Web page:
(Jamaica Gleaner) Almost two years after the Professor Alvin Wint-led Sugar Industry Enquiry Commission concluded its examination of the local sugar industry and made recommendations for its improvement, nothing has been done in terms of implementation.
In the aftermath of the commission’s report, the Ministry of Agriculture and Fisheries appointed a subcommittee led by arbitrator Maurice Stoppi to examine the recommendations and determine the way forward. However, since then, nothing has happened.
“The subcommittee has been meeting regularly,” chairman of the Sugar Industry Authority (SIA) Ambassador Derrick Heaven said last Thursday.
“What I can say is that they have concluded the deliberation on some of the issues, but there is one that is a sticking point.”
The Gleaner has been reliably informed that Stoppi’s group has been mandated to review the cane-payment system throughout the crop year, deliberate on the independence of core samplers, remuneration to cane growers for the bagasse used in electricity generation, and the issue of quality base payment for harvesting.
While Heaven refused to disclose the sticking point, a member of the subcommittee, who spoke on condition of anonymity, revealed that the group was yet to conclude on the independence of core samplers.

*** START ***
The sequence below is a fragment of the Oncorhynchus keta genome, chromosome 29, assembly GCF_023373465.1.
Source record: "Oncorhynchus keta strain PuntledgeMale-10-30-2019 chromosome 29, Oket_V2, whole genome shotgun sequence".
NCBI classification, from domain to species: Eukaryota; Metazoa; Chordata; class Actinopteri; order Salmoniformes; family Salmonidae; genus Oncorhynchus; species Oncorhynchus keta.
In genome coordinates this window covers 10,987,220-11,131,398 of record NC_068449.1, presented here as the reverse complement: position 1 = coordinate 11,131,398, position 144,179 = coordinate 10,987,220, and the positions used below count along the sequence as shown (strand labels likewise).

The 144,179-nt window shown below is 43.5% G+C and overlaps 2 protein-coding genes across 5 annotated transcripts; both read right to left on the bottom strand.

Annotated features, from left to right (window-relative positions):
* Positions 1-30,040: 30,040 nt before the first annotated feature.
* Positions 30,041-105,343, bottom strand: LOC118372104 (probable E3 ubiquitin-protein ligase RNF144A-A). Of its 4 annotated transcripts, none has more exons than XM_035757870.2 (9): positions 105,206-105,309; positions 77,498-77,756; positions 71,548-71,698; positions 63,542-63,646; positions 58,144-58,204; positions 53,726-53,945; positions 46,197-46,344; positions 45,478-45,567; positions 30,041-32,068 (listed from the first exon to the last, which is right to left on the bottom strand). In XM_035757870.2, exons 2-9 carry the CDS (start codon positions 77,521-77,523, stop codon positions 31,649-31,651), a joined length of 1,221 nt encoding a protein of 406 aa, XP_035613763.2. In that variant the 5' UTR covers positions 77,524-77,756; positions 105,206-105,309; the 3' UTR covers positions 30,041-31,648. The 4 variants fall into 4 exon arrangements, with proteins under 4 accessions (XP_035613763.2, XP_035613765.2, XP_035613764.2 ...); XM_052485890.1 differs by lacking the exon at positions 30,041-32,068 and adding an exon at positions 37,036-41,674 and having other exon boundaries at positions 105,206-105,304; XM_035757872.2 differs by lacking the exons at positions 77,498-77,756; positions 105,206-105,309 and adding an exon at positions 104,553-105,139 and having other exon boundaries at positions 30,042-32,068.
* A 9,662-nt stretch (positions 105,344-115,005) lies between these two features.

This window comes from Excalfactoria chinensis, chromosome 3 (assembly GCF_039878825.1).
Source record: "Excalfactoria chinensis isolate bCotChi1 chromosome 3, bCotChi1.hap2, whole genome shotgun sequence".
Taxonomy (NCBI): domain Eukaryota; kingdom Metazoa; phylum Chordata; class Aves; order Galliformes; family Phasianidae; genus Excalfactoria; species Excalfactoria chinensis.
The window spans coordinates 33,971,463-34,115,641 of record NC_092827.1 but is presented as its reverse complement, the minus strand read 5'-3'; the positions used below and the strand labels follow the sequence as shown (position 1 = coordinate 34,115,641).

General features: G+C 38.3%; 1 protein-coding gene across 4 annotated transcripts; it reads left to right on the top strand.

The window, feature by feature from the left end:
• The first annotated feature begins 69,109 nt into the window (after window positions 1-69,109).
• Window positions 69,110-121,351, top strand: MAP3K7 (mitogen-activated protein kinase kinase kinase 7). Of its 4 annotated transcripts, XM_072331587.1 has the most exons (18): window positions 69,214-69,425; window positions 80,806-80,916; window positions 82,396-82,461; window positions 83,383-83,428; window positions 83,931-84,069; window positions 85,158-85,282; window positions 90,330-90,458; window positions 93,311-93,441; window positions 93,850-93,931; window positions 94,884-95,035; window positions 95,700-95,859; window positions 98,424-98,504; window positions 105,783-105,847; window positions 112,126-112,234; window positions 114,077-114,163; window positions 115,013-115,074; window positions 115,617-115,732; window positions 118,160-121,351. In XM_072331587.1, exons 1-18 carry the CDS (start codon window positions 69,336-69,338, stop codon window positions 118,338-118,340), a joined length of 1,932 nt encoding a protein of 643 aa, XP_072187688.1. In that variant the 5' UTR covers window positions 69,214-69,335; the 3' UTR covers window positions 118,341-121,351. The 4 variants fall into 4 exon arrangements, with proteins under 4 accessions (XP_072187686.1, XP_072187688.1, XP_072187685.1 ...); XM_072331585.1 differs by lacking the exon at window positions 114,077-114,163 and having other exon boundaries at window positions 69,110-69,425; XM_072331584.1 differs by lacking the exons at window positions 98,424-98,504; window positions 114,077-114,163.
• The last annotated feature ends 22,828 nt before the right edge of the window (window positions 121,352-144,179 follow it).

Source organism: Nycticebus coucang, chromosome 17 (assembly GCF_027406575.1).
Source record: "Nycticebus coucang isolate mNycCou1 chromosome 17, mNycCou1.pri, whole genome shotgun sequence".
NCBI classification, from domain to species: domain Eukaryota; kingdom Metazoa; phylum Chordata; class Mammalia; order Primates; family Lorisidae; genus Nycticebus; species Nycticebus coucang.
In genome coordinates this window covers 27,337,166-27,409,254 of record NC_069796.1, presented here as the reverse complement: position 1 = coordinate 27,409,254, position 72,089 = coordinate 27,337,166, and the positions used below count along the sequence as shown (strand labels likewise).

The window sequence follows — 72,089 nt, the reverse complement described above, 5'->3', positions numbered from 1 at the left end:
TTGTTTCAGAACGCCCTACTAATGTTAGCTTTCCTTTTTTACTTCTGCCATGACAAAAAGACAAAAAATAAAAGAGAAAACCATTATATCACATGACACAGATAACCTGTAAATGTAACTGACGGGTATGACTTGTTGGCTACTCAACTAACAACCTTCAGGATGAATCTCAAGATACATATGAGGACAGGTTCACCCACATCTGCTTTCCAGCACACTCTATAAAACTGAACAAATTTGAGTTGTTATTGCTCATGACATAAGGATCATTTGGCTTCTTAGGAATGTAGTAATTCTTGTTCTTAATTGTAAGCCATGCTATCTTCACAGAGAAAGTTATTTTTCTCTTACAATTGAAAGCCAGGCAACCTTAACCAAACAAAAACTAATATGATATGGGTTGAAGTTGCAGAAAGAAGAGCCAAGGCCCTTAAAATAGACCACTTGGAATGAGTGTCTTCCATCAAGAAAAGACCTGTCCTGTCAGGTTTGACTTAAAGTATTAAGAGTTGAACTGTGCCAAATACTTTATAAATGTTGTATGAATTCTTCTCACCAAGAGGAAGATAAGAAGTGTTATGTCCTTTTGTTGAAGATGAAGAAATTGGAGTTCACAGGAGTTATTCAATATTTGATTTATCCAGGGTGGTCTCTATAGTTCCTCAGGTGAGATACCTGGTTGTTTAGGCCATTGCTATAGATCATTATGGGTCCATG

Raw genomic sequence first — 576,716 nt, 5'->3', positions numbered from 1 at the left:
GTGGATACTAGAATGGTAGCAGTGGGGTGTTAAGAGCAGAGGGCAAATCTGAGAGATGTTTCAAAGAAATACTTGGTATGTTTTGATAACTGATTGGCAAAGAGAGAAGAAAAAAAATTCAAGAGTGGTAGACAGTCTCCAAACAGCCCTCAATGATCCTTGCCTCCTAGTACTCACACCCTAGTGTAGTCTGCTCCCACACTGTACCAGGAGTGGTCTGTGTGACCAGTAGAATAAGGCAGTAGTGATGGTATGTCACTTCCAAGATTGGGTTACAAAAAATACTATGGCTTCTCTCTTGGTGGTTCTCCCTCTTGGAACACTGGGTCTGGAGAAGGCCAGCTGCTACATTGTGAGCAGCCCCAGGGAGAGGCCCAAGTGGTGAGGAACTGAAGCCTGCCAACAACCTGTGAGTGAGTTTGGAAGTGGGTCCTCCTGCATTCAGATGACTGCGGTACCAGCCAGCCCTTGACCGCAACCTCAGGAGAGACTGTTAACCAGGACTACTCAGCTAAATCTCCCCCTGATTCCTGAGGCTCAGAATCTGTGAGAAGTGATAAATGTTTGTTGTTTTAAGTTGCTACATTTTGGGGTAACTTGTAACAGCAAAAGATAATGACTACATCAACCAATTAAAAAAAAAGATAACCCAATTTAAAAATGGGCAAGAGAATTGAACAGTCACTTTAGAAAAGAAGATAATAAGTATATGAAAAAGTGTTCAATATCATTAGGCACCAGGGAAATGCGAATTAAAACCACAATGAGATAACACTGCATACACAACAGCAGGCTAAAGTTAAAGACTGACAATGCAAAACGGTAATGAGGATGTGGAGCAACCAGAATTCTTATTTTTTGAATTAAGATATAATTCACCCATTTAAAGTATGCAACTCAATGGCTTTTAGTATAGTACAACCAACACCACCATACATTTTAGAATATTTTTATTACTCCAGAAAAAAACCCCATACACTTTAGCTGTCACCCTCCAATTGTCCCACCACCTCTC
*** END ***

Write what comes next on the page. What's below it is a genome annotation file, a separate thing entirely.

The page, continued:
When contacted, Allan Rickards, chairman of the All-Island Jamaica Cane Farmers’ Association warned that the slow pace in deliberating could be detrimental.
“My opinion, and those of my membership, is that we might be snatching defeat from the jaws of victory,” Rickards told The Gleaner. “We have the template for success as we are now being paid the largest amount for our sugar and this is guaranteed up to the year 2015.”
“If we are going to drag our feet on decisions, what we are going to find is that we will be overtaken by these events and would not have maximised on this wonderful opportunity,” argued Rickards.
The Wint report has questioned whether the marketing of sugar by private producers would need the same structure as when the industry was largely state-owned. However, no recommendation was given as to how it should be reshaped.
The structure requires sugar producers to sell into a pool managed by JCPS, which ships the sugar to Europe and Jamaica’s other markets. However, new owners of Frome, Monymusk and Bernard Lodge estates, Pan Caribbean Sugar Company have openly declared an unwillingness to combine their sweetener.
Other recommendations to be addressed ahead of the 2014 implementation deadline includes, an operational audit of the SIA and the Sugar Industry Research Institute.